Disputing Collection Accounts On Your Credit Report

23 Oct Disputing Collection Accounts On Your Credit Report

Pull your credit report and find a debt that you’ve never heard of?  What do you do to make sure the world knows about your confusion?
A debt collector may not use any false, deceptive, or misleading representation or means in connection with the collection of any debt. Without limiting the general application of the foregoing, the following conduct is a violation of this section . . . (8) Communicating or threatening to communicate to any person credit information which is known or which should be known to be false, including the failure to communicate that a disputed debt is disputed.
What does this mean?

If you “dispute” a debt, the debt collector (collection agency or debt buyer) must show the account on the credit report as being “disputed” – normally this is shown as “consumer disputes this account”.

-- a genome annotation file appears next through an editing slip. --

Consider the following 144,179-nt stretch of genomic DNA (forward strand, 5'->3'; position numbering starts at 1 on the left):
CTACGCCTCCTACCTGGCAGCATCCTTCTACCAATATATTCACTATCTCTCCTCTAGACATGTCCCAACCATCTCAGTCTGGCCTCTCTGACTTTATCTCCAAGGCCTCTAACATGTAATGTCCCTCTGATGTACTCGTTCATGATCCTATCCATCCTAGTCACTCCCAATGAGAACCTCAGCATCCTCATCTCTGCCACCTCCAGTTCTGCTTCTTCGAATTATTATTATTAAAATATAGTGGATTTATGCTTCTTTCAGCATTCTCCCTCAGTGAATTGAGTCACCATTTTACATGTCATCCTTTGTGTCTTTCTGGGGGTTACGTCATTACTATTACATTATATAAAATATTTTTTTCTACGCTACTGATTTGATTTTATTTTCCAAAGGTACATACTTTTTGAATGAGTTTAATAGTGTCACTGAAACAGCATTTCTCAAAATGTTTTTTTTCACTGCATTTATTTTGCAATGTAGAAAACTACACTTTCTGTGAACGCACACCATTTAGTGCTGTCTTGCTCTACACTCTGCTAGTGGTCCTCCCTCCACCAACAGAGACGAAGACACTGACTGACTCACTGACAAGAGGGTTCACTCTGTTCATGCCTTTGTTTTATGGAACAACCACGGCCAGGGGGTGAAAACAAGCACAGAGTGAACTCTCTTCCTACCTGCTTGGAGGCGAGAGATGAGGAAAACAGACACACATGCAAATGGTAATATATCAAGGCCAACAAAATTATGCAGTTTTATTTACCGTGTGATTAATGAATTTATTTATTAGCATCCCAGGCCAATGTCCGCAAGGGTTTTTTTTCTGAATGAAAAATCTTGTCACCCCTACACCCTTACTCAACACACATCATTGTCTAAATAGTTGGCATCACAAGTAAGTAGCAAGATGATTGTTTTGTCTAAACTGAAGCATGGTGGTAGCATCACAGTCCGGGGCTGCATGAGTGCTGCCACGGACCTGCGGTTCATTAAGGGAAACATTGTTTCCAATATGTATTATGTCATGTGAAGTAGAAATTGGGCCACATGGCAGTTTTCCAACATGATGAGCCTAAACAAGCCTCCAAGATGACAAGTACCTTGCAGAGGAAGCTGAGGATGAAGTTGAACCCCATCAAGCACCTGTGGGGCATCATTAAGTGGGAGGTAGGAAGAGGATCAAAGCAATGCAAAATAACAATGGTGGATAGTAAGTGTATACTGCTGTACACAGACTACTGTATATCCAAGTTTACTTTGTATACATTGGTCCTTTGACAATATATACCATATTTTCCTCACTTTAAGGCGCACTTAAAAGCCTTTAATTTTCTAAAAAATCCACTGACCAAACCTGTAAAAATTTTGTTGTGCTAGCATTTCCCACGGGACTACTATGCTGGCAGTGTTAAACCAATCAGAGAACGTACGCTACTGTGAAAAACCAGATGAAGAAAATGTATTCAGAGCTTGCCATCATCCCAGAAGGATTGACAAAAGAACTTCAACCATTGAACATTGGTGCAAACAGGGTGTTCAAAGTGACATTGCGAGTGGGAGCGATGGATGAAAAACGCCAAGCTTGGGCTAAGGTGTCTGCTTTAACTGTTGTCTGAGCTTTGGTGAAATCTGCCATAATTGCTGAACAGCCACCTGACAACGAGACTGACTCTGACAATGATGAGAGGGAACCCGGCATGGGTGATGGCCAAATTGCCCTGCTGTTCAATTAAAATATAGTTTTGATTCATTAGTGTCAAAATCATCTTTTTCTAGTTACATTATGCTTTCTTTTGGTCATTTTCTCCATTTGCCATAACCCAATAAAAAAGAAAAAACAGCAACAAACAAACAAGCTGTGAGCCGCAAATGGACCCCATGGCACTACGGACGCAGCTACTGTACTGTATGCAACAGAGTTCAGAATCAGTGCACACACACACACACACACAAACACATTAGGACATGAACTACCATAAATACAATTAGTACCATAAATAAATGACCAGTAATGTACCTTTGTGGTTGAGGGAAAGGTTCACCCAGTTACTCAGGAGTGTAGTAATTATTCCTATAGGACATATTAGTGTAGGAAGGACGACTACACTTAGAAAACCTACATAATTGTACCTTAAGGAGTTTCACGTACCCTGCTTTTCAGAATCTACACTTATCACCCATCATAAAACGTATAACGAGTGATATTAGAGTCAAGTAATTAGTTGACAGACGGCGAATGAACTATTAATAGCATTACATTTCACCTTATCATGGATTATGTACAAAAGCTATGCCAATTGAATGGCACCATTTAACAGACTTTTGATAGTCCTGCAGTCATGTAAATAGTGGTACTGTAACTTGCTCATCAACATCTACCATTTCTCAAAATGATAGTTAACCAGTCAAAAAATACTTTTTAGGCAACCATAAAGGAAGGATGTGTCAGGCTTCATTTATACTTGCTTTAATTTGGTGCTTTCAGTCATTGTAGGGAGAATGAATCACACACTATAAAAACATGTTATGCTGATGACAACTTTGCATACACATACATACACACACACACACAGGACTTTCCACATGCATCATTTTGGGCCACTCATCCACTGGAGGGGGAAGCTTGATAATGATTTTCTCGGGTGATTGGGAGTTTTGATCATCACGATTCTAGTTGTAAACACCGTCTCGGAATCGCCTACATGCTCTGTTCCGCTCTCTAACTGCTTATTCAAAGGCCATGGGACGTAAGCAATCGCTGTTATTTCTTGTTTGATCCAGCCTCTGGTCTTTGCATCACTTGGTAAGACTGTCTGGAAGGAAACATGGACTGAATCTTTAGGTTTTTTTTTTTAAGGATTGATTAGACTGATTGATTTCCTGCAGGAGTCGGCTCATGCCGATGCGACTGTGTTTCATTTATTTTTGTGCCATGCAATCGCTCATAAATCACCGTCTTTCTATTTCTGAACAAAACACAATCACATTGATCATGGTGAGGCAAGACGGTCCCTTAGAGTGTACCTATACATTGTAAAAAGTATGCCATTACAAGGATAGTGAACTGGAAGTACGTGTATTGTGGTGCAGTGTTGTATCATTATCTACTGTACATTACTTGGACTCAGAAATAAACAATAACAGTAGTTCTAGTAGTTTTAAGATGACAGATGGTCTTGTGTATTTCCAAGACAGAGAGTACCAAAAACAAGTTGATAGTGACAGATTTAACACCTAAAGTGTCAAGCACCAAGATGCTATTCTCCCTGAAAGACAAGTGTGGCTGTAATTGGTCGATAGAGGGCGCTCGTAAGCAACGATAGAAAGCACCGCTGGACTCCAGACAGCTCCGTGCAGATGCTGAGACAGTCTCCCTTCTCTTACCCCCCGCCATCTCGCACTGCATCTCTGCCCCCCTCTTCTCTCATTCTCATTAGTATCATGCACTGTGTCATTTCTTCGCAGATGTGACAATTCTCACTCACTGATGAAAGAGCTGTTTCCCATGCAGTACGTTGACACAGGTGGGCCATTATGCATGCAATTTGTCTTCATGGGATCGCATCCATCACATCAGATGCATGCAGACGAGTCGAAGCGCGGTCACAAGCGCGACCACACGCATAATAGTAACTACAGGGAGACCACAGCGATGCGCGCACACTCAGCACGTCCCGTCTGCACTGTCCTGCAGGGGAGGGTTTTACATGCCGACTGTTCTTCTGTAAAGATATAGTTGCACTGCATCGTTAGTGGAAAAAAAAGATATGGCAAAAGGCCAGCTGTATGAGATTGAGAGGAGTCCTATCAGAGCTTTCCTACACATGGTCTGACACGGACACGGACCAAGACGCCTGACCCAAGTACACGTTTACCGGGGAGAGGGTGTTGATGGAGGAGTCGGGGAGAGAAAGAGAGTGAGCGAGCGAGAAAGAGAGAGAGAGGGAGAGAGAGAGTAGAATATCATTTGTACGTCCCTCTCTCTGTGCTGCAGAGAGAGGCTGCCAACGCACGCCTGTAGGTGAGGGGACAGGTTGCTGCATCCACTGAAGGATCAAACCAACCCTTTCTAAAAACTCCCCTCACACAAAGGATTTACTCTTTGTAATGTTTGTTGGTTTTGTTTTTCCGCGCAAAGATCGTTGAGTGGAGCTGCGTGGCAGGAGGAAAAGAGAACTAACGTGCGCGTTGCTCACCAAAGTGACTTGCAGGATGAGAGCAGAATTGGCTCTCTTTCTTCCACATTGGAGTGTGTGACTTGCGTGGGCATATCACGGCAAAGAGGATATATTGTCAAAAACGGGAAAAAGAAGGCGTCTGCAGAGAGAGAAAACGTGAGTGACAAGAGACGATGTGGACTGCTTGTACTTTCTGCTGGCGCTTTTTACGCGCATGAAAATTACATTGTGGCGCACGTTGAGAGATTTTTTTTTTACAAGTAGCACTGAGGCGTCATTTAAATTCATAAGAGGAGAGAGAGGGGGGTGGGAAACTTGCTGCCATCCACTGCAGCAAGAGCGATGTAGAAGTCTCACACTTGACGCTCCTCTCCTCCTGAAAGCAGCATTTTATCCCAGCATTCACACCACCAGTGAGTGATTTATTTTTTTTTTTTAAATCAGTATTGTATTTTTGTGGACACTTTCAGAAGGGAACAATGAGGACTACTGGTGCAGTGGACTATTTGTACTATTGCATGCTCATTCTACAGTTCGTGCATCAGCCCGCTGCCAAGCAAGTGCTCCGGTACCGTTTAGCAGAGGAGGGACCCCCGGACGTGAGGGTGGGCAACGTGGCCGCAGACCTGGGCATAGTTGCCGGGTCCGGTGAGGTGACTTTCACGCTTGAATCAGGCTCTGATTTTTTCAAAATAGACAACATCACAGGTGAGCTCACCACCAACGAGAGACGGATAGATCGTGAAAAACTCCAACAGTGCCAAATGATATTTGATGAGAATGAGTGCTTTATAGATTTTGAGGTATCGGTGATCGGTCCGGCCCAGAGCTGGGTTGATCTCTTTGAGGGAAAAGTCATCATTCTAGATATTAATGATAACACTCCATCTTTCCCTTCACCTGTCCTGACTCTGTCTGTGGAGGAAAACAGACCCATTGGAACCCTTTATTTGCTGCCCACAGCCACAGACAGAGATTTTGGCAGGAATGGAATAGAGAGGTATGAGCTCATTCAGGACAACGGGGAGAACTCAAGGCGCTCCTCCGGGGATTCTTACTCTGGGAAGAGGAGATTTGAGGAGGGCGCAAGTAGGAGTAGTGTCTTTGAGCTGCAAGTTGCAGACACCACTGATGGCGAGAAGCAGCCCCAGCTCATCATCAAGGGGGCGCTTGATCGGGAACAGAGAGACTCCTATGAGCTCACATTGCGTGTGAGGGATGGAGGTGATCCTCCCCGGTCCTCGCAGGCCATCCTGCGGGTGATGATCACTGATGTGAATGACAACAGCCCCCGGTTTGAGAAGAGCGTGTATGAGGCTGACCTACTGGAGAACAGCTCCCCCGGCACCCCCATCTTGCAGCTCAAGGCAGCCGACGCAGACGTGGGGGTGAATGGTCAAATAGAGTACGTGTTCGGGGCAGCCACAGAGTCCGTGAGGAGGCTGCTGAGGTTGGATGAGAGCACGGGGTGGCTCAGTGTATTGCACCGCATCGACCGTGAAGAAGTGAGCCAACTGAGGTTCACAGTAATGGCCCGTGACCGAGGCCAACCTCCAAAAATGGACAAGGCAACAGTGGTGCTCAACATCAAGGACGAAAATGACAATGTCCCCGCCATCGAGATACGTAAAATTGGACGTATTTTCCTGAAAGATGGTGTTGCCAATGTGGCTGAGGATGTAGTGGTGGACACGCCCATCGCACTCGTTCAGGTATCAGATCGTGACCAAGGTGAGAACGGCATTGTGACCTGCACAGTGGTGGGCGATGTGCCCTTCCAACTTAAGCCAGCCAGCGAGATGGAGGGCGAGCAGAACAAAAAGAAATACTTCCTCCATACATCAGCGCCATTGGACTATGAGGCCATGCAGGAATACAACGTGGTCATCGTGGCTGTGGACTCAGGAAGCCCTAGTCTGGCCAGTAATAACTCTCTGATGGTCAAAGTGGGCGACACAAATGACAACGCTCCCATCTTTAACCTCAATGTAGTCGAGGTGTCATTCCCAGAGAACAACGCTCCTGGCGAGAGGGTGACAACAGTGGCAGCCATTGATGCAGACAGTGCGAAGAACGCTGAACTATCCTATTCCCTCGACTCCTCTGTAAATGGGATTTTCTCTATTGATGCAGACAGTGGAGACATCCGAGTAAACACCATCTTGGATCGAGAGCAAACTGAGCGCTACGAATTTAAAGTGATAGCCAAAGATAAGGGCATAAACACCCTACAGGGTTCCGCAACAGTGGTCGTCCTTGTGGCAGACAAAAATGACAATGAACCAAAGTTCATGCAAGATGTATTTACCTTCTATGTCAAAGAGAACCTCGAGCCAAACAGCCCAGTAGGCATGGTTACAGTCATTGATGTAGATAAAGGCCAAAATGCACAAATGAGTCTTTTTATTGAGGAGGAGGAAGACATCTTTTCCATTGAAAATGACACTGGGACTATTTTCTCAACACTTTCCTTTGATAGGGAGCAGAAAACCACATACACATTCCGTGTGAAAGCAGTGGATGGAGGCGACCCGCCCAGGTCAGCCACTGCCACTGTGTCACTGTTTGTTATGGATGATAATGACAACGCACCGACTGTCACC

Though most courts have held that an oral dispute is good enough to trigger this requirement, it’s wise to send a certified letter (keeping a signed copy) stating you dispute the debt. Send it to the collection agency or the debt buyer.

Some courts have held that the debt collector has no requirement to  tell the credit reporting agency that the account is disputed unless the debt collector updates the account.

As our friends at the Alabama Consumer Law Blog say:

If you have disputed the account and then the collection agency or junk debt buyer updates the account a couple of months later – without saying “disputed by consumer” – then this may very well be a strong FDCPA and state law violation.

So here’s your tip:  if you dispute a debt properly, and then the debt collector continues to report the debt as due and outstanding without noting the dispute, you need to talk to a lawyer to discuss your rights.

Here’s a terrific seminar paper given by John Watts and M. Stan Herring, two Alabama consumer lawyers, on the subject.

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Jay S. Fleischman is a bankruptcy lawyer with offices in Los Angeles and New York. He can often be found on Google+ and Twitter, where he shares information about consumer protection issues and personal finance.
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